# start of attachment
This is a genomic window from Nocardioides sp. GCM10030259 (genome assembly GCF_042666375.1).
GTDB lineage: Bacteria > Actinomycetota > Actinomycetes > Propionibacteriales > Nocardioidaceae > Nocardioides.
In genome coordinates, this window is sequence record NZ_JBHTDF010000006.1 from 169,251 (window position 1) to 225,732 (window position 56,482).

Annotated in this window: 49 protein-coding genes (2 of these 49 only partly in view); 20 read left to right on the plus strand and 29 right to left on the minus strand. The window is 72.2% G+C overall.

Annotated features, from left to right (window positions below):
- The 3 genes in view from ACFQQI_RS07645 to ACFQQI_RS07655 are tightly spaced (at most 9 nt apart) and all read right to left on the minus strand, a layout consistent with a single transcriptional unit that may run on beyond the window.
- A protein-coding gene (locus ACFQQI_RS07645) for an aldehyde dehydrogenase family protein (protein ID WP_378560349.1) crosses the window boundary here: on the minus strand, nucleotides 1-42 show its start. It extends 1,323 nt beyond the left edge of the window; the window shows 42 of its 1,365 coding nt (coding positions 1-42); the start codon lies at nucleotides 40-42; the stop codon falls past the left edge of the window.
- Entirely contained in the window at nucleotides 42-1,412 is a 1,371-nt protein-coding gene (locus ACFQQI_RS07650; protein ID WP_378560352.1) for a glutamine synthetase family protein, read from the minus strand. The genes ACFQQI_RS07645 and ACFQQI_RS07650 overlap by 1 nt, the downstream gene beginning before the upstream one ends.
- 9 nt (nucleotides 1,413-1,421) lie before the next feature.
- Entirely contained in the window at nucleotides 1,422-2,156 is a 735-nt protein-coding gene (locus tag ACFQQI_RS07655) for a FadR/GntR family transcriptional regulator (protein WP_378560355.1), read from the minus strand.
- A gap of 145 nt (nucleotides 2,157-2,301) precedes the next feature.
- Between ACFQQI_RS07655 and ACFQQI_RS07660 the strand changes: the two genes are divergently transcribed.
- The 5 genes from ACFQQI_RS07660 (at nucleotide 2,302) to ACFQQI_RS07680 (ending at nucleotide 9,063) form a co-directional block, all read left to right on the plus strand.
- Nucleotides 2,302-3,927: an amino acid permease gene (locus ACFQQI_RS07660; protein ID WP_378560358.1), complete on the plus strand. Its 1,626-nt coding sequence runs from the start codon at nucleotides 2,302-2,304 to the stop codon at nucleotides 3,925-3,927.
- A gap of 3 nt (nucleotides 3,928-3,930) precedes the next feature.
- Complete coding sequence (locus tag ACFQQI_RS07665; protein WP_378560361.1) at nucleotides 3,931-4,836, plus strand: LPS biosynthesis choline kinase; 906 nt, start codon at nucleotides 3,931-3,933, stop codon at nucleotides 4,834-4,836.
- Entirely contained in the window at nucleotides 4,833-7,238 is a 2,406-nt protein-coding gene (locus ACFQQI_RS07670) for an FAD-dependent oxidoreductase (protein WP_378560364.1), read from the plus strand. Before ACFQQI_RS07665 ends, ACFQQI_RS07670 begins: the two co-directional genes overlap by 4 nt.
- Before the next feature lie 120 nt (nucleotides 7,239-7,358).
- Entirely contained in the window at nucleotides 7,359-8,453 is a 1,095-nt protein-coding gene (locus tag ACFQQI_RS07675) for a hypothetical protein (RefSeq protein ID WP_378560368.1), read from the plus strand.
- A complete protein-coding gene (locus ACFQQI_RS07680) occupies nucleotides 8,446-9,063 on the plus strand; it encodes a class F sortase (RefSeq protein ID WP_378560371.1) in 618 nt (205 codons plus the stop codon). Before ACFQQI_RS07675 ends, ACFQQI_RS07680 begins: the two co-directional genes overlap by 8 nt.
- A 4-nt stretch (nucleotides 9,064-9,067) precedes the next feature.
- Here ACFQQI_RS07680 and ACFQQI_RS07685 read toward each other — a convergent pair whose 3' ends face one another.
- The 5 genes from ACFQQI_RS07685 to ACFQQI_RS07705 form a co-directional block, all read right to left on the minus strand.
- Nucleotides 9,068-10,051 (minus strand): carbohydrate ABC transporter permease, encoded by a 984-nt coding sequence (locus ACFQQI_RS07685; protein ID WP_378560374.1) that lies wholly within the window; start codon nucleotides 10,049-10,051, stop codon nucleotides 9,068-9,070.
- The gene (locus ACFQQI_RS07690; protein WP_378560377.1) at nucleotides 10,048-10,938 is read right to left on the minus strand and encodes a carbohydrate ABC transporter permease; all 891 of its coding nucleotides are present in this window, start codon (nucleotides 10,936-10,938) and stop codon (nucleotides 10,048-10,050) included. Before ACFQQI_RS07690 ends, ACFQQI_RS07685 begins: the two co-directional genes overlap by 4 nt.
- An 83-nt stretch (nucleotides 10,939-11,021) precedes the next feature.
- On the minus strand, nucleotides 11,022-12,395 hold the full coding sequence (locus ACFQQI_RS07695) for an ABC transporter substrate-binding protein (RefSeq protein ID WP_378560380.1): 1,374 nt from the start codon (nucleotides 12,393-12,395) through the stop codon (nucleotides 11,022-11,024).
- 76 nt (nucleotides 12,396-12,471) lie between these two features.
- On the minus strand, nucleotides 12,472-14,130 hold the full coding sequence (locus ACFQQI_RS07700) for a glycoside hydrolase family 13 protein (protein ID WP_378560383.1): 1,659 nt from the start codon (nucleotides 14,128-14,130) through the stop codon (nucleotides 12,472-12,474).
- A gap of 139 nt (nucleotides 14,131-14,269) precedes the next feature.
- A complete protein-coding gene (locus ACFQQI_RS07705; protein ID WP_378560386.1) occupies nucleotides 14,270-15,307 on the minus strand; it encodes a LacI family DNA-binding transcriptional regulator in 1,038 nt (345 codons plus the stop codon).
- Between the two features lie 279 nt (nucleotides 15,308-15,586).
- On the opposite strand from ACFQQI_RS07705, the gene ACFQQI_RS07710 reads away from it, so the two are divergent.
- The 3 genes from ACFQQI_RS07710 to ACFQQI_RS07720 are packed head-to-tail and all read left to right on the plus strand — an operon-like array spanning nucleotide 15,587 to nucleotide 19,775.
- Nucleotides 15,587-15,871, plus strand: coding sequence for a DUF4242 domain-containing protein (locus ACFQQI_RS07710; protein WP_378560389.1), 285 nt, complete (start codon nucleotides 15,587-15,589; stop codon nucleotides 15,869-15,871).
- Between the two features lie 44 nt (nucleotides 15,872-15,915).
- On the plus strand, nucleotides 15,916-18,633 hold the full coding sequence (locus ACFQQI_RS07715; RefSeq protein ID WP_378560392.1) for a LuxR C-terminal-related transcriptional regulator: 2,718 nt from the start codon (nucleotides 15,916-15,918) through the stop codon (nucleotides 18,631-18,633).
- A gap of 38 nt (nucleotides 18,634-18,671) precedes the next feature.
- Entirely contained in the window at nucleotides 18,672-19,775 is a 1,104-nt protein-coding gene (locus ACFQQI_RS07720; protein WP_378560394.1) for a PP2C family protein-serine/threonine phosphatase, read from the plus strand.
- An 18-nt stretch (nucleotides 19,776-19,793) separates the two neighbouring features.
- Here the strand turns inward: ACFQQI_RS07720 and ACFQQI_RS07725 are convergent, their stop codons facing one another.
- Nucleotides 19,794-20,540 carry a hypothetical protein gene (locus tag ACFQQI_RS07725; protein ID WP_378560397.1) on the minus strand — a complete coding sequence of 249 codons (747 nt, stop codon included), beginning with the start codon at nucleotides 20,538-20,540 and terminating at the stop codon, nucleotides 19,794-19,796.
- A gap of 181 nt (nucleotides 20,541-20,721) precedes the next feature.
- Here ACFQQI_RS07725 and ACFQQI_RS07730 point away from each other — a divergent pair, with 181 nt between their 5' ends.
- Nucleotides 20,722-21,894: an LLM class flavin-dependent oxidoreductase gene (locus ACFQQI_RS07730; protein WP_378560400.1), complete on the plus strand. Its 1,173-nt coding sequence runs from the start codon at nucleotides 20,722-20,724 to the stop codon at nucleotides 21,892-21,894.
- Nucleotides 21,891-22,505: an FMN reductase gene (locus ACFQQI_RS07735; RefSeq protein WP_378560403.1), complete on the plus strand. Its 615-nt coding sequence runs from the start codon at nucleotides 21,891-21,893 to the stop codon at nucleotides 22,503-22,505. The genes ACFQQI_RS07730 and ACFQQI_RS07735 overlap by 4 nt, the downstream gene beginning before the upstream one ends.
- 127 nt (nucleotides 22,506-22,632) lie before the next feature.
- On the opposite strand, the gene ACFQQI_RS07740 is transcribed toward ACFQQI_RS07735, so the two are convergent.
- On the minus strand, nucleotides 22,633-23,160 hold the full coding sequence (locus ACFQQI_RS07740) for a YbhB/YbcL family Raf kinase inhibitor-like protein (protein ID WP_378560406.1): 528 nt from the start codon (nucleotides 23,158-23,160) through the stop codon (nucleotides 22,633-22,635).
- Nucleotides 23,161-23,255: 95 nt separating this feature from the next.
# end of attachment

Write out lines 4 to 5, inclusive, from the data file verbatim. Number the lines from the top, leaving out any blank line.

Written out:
Annotated in this window: 49 protein-coding genes (2 of these 49 only partly in view); 20 read left to right on the plus strand and 29 right to left on the minus strand. The window is 72.2% G+C overall.

Annotated features, from left to right (window positions below):